I have a little probably unknown outdoorsy blog and I honestly lost interest writing on it because it seemed like lost interest in UL backpacking which happens to be the main theme and that is why I ask the question…is this a phase? From reading your replies I found out that XUL and SUL was probably a phase and often was stupid light for me! However, now I'm reminded that UL backpacking has a little more meaning than just getting a weight below 10lbs! Thanks guys!

    Bob Moulder
    BPL Member


    Locale: Westchester County, NY

    That's a good way to get people to stop asking to borrow your Sawyer Mini. ;^)

    K. Urs Grütter, LL.M.
    BPL Member


    Locale: Switzerland

    Carrying 1 kg more or less uphill, at the speed you can manage at your aerobic/anerobic threshold, will mean a difference of around 1 to 2 hartbeats per minute. This will be very noticeable for you. Why do you think top athletes in endurance sports are constantly on the prowl for the lightest equipment (ski-touring, mountain climbing, mountain biking etc.)?

    Plus there is the joint issue: Your spine, hips, knees and ankles will be glad for any weight you spare (them).

    So, plan: What is your specific trip about? Do you want to go far and fast, because you like "going"? Do you want to go to do something somewhere? What are the weather conditions you will encounter? You need to carry the appropriate equipment. Anything you do not really want or have to use on your specific trip will slow you down.

    It is a constant optimizing process. Keep optimizing it for your purpose, not for the sake of having the lightest pack.

    Many people out there still carry unwieldy large and heavy packs which let me wonder what they are carrying and what for – or whether "Wild" by Cheryl Strayed has just caused a revival of the old-fashioned "Gorilla"-pack…

    Adam White
    BPL Member


    Locale: On the switchbacks

    > That's a good way to get people to stop asking to borrow your Sawyer Mini. ;^)

    I just choked on my lunch, Bob…

    …then had a few minutes to ponder…

    You might be interested in my new post over in the Gear Swap forum.

    Sorry for the derailment, folks.

    Mike Oxford
    BPL Member


    Locale: Silicon Valley, CA

    >>Many people out there still carry unwieldy large and heavy packs which let me wonder what they are carrying and what for – or whether "Wild" by Cheryl Strayed has just caused a revival of the old-fashioned "Gorilla"-pack…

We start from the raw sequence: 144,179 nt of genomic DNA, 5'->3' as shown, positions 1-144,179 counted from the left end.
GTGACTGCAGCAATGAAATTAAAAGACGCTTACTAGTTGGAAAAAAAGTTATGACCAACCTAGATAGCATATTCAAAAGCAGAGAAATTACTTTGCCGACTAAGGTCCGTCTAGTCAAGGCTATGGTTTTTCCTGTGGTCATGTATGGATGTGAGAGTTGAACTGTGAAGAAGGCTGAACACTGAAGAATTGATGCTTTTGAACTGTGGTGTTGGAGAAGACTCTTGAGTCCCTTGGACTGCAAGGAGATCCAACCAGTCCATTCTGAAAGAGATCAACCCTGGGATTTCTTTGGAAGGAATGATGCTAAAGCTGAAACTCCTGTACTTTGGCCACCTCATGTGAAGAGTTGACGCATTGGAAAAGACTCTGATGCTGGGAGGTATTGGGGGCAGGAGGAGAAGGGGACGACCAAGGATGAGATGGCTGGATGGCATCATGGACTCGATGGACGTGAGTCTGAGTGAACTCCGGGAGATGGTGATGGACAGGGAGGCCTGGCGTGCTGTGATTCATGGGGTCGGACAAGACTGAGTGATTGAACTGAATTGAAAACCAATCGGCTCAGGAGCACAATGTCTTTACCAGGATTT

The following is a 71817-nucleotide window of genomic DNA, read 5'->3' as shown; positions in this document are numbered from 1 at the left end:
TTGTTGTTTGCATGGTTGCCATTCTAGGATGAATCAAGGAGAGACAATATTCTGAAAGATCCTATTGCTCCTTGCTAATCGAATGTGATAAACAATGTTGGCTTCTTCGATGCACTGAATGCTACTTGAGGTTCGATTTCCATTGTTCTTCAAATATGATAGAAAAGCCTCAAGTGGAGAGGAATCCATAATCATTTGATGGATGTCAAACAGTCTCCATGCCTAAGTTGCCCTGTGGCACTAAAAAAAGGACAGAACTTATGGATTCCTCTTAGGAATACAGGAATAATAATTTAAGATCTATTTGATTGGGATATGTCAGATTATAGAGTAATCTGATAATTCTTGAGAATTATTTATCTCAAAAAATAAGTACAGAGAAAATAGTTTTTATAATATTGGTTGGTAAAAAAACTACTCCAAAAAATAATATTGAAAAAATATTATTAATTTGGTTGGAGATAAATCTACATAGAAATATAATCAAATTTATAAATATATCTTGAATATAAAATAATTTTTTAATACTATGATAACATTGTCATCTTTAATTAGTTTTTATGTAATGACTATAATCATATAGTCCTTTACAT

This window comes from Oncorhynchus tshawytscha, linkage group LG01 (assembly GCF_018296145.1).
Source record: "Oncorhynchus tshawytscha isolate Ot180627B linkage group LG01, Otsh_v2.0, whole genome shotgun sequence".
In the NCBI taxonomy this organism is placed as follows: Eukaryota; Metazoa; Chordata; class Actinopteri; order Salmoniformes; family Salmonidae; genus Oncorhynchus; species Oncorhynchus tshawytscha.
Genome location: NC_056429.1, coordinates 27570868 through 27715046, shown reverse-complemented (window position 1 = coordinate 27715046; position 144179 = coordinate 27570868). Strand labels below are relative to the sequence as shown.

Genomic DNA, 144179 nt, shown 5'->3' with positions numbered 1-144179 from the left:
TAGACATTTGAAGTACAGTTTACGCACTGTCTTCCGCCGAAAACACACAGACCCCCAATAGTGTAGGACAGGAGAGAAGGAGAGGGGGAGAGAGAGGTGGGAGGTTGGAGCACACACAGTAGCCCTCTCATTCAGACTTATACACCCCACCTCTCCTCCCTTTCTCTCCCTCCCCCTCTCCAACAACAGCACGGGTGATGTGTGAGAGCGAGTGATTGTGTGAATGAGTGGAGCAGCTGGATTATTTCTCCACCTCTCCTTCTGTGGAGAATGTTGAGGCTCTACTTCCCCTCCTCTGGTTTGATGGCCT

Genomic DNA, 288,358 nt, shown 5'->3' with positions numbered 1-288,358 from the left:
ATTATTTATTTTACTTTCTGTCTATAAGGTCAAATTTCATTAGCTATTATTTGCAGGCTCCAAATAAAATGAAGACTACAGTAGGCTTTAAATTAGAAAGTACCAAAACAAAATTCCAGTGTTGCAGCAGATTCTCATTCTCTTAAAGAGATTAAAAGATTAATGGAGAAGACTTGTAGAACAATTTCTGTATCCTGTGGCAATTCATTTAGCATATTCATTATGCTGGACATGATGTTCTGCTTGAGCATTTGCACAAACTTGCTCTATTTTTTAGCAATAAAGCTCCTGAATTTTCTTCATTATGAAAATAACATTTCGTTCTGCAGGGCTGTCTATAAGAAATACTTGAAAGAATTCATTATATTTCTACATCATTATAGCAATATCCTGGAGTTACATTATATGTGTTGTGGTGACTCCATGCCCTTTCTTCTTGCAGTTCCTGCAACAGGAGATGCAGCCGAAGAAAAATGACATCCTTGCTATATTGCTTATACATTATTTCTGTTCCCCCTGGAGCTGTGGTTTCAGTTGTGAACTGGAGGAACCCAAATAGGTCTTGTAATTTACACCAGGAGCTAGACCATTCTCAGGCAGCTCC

As a wearer of a large and heavy pack, I will answer this at least for myself: stability and comfort.

    If you're wearing your pack correctly then you have no weight on your shoulders or spine – it's all on the illiac-crest of your hips. All of the lightweight packs were frameless and didn't transfer worth squat. As someone still recovering from a back injury (disc-compression on a SAR training) that transfer of weight is key. Of course you can always put in a former with your sleeping roll but it still doesn't transfer as well and then takes up significant room in your pack.

    I did a snowshoe backpacking camp with my Mountain Hardware ThruWay 50. It is 1 lb, 14 oz. it also doesn't transfer weight worth squat once I had it loaded (was going all UL at this point so no fluff.) For "pure hiking/camping" it worked, barely. We were humping water so we didn't have to stop so often to boil it. I had the (heavy) XGK and fuel bottle, my heavier sleeping back and I had the lightweight tent. It wasn't comfortable even after 5-6 miles but it was doable. Would I want to do 15 miles with it? Multiple days? And if I want to do anything else in addition to camping that just adds more weight.

    With the big/heavy pack I'm humping more, no bones about it. Almost exactly 4 lbs more. But I don't dread putting it on, or doing long hauls with it. I know once it's on that it'll stay on – it's not going to shift and it's going to virtually disappear due to the weight transfer.

    Example: I recently participated on a SAR callout for this gentleman:

    We were off-trail in the boonies, very steep at times, no water sources, in 100 degrees El Dorado heat. I had a climbing harness, hardware and rope on me, in addition to standard SAR gear, food, etc. I did not have a tent on me, just a tarp and stakes. I had 1.5 gallons of water; 3L in a bladder and a couple Nalgenes. We put about 7 miles on the GPS, not including vertical work. I estimate my "baseweight" was around 40-45 lbs.

    Note why it was so heavy: the conditions and activities warrant it. None of my lightweight packs would have worked in that situation. There are few times, for me, that going lighter works because of my activities, either hunting or photography. I still use UL-principles for the most part, but I'm not religious about it. The heavy-pack is one place where I do deviate the most because I value the comfort, stability and weight-transfer even if the net load is higher.